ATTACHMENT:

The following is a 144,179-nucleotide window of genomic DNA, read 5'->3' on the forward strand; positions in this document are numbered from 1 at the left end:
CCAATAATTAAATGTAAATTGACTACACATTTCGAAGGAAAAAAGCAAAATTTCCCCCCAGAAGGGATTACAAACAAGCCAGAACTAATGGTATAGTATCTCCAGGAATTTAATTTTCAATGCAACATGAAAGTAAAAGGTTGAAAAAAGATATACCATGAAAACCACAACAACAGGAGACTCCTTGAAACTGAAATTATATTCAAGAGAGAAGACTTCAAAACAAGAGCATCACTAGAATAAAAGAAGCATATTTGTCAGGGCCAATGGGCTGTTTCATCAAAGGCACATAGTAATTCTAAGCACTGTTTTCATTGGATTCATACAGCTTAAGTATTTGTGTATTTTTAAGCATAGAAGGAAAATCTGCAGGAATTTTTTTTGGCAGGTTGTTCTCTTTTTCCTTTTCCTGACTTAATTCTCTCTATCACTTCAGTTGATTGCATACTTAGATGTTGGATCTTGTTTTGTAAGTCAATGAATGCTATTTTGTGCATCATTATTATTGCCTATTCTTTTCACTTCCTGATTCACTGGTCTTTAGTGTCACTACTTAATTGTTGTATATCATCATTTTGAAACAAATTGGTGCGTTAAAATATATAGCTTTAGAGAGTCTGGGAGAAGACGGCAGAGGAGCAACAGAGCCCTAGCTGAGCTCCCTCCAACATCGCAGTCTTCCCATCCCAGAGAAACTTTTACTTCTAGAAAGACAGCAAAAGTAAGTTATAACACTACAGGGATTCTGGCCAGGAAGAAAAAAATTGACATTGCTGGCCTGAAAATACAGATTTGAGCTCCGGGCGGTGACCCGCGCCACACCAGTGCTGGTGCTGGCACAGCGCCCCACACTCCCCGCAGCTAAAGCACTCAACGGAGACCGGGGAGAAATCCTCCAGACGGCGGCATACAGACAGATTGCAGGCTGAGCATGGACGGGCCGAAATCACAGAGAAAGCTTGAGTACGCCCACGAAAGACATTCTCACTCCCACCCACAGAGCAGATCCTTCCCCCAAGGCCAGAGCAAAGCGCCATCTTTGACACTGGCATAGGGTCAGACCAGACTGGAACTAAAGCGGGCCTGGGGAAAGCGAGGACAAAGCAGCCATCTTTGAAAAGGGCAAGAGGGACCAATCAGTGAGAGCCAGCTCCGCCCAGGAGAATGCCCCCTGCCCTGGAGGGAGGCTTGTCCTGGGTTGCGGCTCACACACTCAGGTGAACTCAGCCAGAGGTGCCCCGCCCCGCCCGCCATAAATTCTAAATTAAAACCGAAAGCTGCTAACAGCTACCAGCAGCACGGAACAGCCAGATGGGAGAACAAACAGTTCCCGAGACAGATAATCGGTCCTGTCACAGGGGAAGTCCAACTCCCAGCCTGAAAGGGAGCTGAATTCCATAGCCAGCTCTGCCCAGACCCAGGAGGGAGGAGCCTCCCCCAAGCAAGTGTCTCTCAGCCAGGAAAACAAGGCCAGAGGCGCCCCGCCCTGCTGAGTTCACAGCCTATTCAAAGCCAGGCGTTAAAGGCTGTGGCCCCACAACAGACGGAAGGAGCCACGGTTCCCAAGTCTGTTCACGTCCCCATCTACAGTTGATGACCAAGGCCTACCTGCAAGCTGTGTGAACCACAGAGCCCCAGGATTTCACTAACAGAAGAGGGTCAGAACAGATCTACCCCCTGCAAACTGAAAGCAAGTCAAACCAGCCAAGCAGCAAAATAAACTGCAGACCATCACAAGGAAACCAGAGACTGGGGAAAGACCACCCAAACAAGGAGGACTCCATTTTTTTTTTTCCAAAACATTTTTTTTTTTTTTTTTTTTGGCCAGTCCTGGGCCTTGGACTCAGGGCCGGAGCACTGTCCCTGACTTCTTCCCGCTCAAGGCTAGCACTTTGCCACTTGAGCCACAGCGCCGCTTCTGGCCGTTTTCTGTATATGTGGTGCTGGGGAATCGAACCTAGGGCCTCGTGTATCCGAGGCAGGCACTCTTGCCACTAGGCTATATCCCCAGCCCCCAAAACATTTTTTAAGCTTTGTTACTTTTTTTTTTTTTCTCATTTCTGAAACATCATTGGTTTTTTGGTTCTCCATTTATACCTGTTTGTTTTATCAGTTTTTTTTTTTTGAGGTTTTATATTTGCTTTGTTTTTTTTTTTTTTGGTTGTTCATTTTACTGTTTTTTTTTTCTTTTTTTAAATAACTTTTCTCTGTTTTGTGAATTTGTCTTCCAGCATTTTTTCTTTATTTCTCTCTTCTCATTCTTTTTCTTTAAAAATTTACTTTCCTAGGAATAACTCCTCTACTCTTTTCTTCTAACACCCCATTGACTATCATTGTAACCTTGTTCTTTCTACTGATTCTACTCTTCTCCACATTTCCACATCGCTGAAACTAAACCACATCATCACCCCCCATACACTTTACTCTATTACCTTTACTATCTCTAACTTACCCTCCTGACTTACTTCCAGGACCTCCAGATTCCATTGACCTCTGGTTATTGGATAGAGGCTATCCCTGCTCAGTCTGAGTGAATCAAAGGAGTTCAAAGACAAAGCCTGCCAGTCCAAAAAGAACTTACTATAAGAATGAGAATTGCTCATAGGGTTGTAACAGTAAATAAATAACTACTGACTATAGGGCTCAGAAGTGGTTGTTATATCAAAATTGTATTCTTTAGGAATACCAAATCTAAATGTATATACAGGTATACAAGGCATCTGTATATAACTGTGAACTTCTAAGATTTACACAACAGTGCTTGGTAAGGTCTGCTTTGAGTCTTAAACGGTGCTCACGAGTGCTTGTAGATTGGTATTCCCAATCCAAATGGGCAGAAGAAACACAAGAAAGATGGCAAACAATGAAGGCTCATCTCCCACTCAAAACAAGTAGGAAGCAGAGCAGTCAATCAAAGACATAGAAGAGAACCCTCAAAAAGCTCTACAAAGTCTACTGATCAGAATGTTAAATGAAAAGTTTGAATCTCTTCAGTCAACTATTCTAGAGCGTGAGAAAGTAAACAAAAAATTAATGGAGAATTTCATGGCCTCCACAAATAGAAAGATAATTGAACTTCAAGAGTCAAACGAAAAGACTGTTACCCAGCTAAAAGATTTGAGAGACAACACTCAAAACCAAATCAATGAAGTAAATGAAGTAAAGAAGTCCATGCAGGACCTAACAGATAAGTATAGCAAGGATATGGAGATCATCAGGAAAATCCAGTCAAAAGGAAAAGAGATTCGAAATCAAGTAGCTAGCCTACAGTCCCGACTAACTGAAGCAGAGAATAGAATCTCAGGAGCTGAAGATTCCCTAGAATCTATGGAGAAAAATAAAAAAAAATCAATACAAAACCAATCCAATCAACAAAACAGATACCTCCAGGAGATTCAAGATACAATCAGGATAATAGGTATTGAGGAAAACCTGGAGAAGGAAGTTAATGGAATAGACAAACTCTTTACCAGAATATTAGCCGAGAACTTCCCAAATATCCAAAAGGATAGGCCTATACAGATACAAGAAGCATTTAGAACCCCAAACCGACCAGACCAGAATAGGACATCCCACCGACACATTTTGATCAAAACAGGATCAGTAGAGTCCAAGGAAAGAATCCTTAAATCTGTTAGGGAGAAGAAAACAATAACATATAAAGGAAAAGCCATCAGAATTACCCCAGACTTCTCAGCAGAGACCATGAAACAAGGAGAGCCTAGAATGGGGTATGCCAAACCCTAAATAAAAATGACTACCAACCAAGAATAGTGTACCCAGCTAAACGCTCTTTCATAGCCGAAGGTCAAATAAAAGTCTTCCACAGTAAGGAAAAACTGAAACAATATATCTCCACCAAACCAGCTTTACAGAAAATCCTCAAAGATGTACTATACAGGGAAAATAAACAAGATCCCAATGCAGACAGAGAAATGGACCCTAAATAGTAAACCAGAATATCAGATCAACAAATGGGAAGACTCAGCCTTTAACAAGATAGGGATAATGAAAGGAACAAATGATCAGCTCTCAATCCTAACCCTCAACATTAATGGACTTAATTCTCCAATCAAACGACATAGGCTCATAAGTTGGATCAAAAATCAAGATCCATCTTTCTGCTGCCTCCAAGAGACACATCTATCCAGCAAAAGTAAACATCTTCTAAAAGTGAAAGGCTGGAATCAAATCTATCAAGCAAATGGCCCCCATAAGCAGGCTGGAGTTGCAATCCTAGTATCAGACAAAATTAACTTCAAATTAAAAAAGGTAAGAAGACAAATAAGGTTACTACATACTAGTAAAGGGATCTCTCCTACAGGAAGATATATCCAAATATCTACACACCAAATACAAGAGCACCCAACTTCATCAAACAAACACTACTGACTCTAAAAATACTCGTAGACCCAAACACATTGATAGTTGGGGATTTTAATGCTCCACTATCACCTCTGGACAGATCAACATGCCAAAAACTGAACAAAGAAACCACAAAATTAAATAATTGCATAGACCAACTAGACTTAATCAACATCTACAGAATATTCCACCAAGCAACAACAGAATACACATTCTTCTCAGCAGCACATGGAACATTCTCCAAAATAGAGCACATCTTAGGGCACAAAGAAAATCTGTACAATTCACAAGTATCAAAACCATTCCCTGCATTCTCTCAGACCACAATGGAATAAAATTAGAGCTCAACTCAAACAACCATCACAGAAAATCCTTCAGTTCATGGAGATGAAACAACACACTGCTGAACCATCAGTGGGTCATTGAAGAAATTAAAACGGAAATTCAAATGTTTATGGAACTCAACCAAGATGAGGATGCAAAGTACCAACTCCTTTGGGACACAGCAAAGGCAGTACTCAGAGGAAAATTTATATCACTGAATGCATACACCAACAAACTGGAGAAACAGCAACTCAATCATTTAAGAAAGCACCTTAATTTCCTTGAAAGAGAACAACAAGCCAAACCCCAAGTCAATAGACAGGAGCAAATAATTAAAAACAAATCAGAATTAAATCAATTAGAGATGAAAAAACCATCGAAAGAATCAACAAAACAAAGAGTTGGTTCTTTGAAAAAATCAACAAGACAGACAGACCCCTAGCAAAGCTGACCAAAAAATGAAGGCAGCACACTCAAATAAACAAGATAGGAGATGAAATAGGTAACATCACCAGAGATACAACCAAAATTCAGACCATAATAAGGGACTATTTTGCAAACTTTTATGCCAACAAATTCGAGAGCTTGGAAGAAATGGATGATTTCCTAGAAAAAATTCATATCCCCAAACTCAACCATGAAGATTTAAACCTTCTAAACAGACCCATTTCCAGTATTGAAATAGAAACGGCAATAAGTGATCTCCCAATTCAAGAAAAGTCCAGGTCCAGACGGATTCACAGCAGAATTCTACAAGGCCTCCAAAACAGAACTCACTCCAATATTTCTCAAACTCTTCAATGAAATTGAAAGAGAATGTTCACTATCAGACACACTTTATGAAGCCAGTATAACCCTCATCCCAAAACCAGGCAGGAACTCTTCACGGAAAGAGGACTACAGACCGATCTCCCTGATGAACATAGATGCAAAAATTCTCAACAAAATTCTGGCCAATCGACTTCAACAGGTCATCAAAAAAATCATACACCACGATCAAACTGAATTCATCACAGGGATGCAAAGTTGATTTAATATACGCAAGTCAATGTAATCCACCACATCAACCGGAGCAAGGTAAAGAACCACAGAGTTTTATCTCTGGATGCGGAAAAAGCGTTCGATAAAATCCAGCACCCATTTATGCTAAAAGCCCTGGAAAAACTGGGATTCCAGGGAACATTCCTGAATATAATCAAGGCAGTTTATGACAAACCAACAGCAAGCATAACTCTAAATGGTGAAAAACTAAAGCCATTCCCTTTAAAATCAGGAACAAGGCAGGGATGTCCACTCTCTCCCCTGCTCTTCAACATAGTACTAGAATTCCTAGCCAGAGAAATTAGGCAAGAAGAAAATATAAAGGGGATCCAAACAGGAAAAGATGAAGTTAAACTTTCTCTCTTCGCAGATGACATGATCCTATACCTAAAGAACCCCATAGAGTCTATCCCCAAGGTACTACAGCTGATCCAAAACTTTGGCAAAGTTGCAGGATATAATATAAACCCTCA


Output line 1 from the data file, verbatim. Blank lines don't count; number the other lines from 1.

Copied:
The following is a 144,179-nucleotide window of genomic DNA, read 5'->3' on the forward strand; positions in this document are numbered from 1 at the left end: